My first Ramadan came just nine months after my official shahada, and like many converts, I was daunted by the idea of fasting for a whole month, no food or water during the day, during the hottest, longest days of the year. I remember the anxiety that I pushed down for the whole month leading to that first Ramadan; scared it would be too hard, scared of staying up all night to pray taraweeh, scared that I would fail at being a Muslim in this crucial moment.
As the first night of Ramadan set in, I sat in the car next to my friend driving to the masjid for my very first taraweeh, turning over all of these thoughts and insecurities in my head. As the imam’s voice rose for the first rakah of isha prayer, however, they all seemed to dissipate. Four rakat of isha and eight rakat of taraweeh later, I headed to the conference hall of the community center to listen to a guest speaker’s first lecture in his Ramadan series.
Though not every night was as easy as the first, and there were certainly days where I was so hot, dehydrated and tired that I thought that this might be it, the tough times only made my first Ramadan that much sweeter.
Because contrary to my expectations, Ramadan was not a time of hardship. Though I was finishing my bachelor’s degree, working two jobs, and taking equestrian lessons during that time, I have never felt so spiritually energised as I did for my first holy month of fasting.
Not only did I fast every day, but alhamdulillah I filled my free time with only beneficial things as well. Being quite alone, with no Muslim family and only a handful of friends to speak of, I had a lot of time to myself outside of work. I filled it with memorising Qur’an, studying tafsir, learning seerah, and praying extra prayers. I can remember my house mates watching me, with that “she must be insane” look on their faces as I carefully prepared my suhoor each night when I got home from taraweeh around 12 or 1 AM, heading upstairs to sleep in my closet-room for only a couple of hours before I would wake up and pray again.
Not only was my first Ramadan so spiritually uplifting and so beneficial and productive, it was also one of the happiest times in my life. I look back fondly on those nights browsing the masjid book shop before taraweeh started, picking out the perfect Eid cards to go with my carefully selected gifts for my non-Muslim family and Muslim friends, laboriously stitching pillow cases for my mother-in-law while I listened to Islamic lectures on my day off, feeling so grateful to my colleagues at the ice cream shop when they made an effort not to eat their “staff scoop” in front of me (because watching the customers eat ice cream day in and day out while you are fasting in mid-summer isn’t that pleasant!).
I fast forward to the next year, my second Ramadan. This time I am with my husband and his family in Algeria, and I am so excited to see what it is like to fast in a Muslim country. I look back on my first Ramadan and I am feeling prepared and ready to go.
However, I left my second Ramadan not only disappointed with the experience in a Muslim country, but with myself as well.
I wasted time that year, checking Facebook, sleeping, staring off at the wall with a blank mind. I gained weight as well; culturally here iftar consists of fried and filled pastry, soup, and plenty of bread and fizzy drinks. A far cry from my soups and salads or sparing meals with friends of my first Ramdan. Every night in Algeria was Eid—everybody would go promenading on the beach with their girl/boyfriends, families staying out until 12 AM buying their children sweets, blasting music while teenage boys smoke shisha and play cards on the beach.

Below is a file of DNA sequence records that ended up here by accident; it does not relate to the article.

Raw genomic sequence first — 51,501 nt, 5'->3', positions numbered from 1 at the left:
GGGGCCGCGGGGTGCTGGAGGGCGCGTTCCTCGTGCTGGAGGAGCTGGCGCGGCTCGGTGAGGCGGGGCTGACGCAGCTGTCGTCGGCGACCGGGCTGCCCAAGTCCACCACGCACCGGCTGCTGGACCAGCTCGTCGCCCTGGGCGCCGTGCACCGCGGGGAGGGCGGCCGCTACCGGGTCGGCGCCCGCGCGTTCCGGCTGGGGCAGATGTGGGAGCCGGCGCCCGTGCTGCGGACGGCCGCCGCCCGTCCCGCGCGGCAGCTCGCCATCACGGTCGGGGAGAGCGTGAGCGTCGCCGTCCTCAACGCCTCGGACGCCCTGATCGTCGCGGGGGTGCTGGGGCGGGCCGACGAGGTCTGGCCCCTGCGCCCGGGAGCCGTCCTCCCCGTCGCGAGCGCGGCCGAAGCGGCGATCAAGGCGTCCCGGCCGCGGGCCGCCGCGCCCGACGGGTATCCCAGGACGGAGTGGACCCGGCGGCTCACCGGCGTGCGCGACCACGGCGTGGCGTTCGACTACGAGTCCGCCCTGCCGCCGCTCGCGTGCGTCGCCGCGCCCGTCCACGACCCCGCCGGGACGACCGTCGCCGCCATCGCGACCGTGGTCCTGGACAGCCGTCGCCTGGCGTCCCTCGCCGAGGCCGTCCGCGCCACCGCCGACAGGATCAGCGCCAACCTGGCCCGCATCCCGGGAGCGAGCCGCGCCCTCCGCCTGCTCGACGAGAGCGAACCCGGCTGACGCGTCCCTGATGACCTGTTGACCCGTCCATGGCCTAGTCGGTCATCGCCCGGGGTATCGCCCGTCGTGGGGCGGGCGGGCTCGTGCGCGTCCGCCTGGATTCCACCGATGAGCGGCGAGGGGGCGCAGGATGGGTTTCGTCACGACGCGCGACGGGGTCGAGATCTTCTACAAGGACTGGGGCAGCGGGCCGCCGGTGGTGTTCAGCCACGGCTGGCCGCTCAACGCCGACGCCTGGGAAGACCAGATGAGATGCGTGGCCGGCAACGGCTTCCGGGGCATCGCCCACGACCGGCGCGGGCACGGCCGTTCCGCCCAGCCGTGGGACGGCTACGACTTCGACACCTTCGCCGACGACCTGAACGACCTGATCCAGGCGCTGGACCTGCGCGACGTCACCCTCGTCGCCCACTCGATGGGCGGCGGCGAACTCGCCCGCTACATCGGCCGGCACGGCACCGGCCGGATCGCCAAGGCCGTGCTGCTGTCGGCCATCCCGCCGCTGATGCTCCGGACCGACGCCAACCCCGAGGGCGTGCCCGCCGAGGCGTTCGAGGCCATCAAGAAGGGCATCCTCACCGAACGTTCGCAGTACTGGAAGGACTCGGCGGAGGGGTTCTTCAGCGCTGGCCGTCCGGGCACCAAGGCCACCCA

I felt let down by myself, letting myself get so caught up in the culture that it made me lazy. I remembered my first Ramadan during that time, and felt so bad. I could do all that I did then, while working two jobs, living in a crowded student house, maintaining family ties, how was I not doing even more during this time, when the only responsibilities I had were my house and my husband? No work, no children, not even a big house to take care of.
Reflecting on and remembering that very first Ramadan has been my inspiration for this year. Everybody talks about how they want to have the “best Ramadan they’ve ever had” and that feeling the guilt once it ends, so I am using that year as my standard. Of course, it will never have the same magic as the first time, but I can look at how I structured my day, how many pages of Qur’an I read, how many sunnah prayers I prayed, and I can strive to do even better than that.
In shaa Allah by the time this is posted it will be the fifteenth of Ramadan. To some that means the month is half over, we are almost done, it is all gone and wasted. But to me it means I have fifteen more days to do my best, every single day.
So if there is something you wish you had done this Ramadan, or time that you are spending on things other than something productive for your relationship with Allah, now is the time to fix it. You have fifteen more days left, one of which could be the night of laylat al-qadr! Wake up every day and make the intention to change one thing, however small, and let every day be better than the last, in shaa Allah.
May you all have a blessed last half of the beautiful month of Ramadan, and may Allah increase us in guidance, beneficial knowledge, and imaan, and may He answer our duas in this holy month in the most beautiful way befitting His majesty and His mercy, ameen.
Ashley is a 20-something year old American Muslim, who lives in North Africa with her awesome husband. Besides a BA in Language Studies and an MA in Translation, she loves to read, needle-craft, and strives to improve her tea-brewing for the perfect cuppa. When she isn’t snuggling cats, you can find her writing over at www.muslimahaccordingtome.wordpress.com, where she shares her experience with Islam as well as resources and support for new Muslims.